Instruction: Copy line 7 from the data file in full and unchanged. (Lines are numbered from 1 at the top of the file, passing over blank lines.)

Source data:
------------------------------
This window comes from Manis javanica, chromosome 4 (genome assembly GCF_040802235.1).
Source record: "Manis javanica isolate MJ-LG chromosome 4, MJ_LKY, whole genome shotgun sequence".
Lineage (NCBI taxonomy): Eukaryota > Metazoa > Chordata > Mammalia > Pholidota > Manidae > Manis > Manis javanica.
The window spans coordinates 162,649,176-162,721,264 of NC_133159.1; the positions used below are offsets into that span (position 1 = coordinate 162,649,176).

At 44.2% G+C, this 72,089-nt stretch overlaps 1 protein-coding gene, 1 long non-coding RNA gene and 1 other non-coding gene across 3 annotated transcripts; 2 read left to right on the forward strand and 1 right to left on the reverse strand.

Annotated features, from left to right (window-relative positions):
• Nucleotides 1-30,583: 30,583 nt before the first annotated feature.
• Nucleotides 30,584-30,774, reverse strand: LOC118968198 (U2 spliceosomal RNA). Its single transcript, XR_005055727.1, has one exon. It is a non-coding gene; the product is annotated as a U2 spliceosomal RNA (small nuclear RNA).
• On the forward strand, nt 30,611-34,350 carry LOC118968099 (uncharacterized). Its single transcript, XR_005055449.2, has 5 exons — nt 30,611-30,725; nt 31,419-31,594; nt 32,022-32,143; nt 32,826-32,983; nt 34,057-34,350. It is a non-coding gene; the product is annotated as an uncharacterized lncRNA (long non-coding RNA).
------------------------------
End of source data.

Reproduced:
• Nucleotides 1-30,583: 30,583 nt before the first annotated feature.